Most editors have resources they find useful on a daily basis and others they reach for from time to time when a specific need arises. I have a long list of trusted favourites, but a couple are always particularly helpful.
Australian Manual of Style (AMOS)
AMOS is always open in my browser as it’s one of my first stops when I need to solve a style issue not covered by our in-house style guide.
The “Showing” section of AMOS is great for guidance on presenting visual information such as graphs, tables, figures, infographics and other methods of data visualisation. I like to use it when I’m highlighting general conventions and suggesting improvements for clarity.
With more than 33 million citations for biomedical literature from MEDLINE, life science journals and online books, PubMed is an excellent starting point when checking details for reference lists. Use the “Cite” action to generate a citation in a range of styles.
Penguin Guide to Punctuation
Many newer, more comprehensive texts are available on punctuation, but this little book offers clear answers to those tricky issues that trip me up when I’ve had a long day in front of the screen and my brain’s gone on strike. As the blurb promises, if you’re “puzzled by colons and semicolons, unsure of where commas should go or baffled by apostrophes, this jargon-free, succinct guide is for you”.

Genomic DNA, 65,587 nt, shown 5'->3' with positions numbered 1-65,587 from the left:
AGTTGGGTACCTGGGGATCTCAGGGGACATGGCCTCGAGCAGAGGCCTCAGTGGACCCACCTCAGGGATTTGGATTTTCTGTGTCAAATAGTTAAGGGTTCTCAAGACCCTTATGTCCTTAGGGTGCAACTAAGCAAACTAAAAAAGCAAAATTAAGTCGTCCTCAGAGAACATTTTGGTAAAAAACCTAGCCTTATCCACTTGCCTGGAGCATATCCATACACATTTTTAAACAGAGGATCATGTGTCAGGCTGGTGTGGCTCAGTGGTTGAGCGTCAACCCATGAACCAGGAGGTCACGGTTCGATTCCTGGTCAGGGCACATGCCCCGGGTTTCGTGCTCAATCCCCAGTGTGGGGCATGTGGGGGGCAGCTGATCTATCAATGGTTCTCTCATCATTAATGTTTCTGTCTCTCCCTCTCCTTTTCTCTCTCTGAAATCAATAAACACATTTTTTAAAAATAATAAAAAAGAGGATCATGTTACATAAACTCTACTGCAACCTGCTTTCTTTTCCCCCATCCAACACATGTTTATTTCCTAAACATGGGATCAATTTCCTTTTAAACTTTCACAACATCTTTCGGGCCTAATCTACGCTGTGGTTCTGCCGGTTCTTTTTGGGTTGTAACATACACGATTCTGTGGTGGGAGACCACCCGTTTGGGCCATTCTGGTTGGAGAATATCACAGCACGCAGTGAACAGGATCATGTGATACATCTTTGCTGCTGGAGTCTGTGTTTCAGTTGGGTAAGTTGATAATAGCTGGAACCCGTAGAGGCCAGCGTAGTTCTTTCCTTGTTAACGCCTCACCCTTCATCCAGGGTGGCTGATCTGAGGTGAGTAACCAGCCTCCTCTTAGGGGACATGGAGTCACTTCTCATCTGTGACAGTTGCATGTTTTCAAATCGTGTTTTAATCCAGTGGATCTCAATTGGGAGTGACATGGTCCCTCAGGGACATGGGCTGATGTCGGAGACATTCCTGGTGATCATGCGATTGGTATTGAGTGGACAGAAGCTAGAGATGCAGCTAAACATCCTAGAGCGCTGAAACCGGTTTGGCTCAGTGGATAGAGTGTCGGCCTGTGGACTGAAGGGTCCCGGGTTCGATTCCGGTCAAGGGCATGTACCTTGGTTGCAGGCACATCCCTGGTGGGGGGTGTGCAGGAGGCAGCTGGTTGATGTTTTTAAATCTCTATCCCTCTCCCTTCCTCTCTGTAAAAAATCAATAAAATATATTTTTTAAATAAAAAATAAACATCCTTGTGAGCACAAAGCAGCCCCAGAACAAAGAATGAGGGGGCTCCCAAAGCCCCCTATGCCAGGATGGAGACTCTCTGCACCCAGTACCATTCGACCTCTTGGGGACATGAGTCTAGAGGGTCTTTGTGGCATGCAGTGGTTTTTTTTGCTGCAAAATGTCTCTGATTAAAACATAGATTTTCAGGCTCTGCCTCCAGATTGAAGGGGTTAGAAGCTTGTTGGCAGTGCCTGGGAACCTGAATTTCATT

Australian Government Directory
If your work, like mine, sometimes involves checking the correct wording and capitalisation of the names of departments, this guide to the structures, organisations and key people in the Australian Government might save you a lot of time. You can search A to Z lists or hop to state and territory directories.
World Health Organization: coronavirus disease pandemic
Since the start of the pandemic, I’ve been working on reports and guidance documents on the management of COVID-19 in relation to surgery. We opted early on to follow WHO style for associated terminology. Here you’ll find a single page of links to everything from variants to vaccines to research studies and disease outbreak news.
What are your go-to guides? If you’d like to share, send them to me at email@example.com and I’ll compile them for a future newsletter.
By Jo Vabolis AE, Vice President and Secretary, Editors SA